Campbell’s for Christmas?

Kelly Beaulieu hopes to sign contracts with a couple of food industry giants in the next couple of weeks

woman dressed in white, food-processing clothing

Kelly Beaulieu’s idea for converting the nutrition from vegetables that would otherwise be thrown away into a tasty food product has caught the eye of some big names in the processed food business.

Beaulieu’s company, Canadian Prairie Garden Purees, has recently received letters of intent to purchase from Nestle and Campbell’s after sending them samples.

The deals have yet to be finalized, but Beaulieu said it looks promising.

“It’s really exciting to have the big guys notice you,” she said.

bago f vegetable purée
A bag of Canadian Prairie Garden Purees’ beet purée. photo: Meghan Mast

Beaulieu started the processing company because she wanted to address the amount of waste being created in the development and production of retail vegetables. Around 40 to 60 per cent of the produce in Manitoba is deemed unsellable and instead fed to animals or used for compost.

“It’s still top quality, it’s only visually imperfect,” she said. The agronomist-turned entrepreneur said looks don’t matter to her process because vegetables lose their shape soon after entering the building where they are turned into purées.

“Since we grind it up right away I don’t really care if the carrot is crooked or the cauliflower is the wrong size,” said Beaulieu.

Working through the Food Development Centre in Portage la Prairie, she can process 8,000 lbs. an hour with only a five-person team. They process around 30 different types of vegetables that are all sourced from Manitoba, with the exception of Ontario sweet potatoes.

The steam-fusion cooking process flash cooks produce, locking in nutrients — even the vitamin C, vitamin A and vitamin B that is usually destroyed by heat.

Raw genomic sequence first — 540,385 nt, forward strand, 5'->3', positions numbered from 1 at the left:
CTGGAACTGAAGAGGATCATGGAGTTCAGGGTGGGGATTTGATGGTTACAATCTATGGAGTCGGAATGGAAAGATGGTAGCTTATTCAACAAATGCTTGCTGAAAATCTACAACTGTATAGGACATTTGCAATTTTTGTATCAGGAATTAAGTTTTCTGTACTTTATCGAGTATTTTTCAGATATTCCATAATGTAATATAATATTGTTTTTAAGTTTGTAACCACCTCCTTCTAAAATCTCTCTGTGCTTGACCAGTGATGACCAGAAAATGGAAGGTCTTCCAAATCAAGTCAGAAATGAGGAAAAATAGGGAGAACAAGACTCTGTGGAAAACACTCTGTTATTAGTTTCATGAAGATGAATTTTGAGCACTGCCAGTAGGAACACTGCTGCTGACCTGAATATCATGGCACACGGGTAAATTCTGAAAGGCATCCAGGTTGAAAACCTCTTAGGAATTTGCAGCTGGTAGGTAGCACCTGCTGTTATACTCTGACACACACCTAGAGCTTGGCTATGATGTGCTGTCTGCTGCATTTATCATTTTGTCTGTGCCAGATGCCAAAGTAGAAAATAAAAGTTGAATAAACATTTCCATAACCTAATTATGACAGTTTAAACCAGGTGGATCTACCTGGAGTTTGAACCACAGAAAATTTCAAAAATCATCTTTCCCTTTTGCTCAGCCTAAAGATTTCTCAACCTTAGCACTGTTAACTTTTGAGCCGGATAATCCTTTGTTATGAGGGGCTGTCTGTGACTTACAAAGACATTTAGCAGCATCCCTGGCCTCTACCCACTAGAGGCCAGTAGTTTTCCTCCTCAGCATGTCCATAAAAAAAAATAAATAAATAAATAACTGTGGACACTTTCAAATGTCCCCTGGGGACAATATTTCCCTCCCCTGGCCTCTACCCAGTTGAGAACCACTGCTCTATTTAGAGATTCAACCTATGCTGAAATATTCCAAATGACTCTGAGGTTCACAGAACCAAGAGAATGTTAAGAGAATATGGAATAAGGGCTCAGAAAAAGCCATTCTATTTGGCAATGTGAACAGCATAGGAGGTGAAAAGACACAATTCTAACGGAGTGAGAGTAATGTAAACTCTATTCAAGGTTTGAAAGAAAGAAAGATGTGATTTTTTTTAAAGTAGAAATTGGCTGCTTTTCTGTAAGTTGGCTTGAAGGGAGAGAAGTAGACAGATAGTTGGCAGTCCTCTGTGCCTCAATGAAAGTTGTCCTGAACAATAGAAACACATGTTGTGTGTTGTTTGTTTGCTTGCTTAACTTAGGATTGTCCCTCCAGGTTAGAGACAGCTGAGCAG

With the help of a food scientist, they identified the temperature and duration of the processing that would cook the vegetables while still maintaining the nutrients.

After the vegetables are cooked they are dropped into an ice bath, which stops the cooking process quickly, and preserves the colour, flavour and health of the product.

The product is also designed to appeal to gourmet restaurants. Her company currently supplies several restaurants across North America, including Prairie 360 in the Fort Garry Hotel.

John Placko works as a consulting chef to craft recipes that swap raw ingredients for the purée.

Then chefs are invited to taste test. While pitching to a bakery, Placko demonstrated how it could use beet purées in its meringues. For another restaurant he replaced some ricotta cheese in a lasagne with navy bean purée.

“It reduces the fat content, reduces the calorie content, increases the protein and decreases the cost, so it’s all a win-win,” said Beaulieu.

Not to mention the time saved. Canadian Prairie Garden Purees have a shelf life of two years. The company washes the veggies, peels them, cooks and processes them. They even tackle produce that draws tears.

“You don’t have to cry over my onions,” she chuckled.

About the author



Stories from our other publications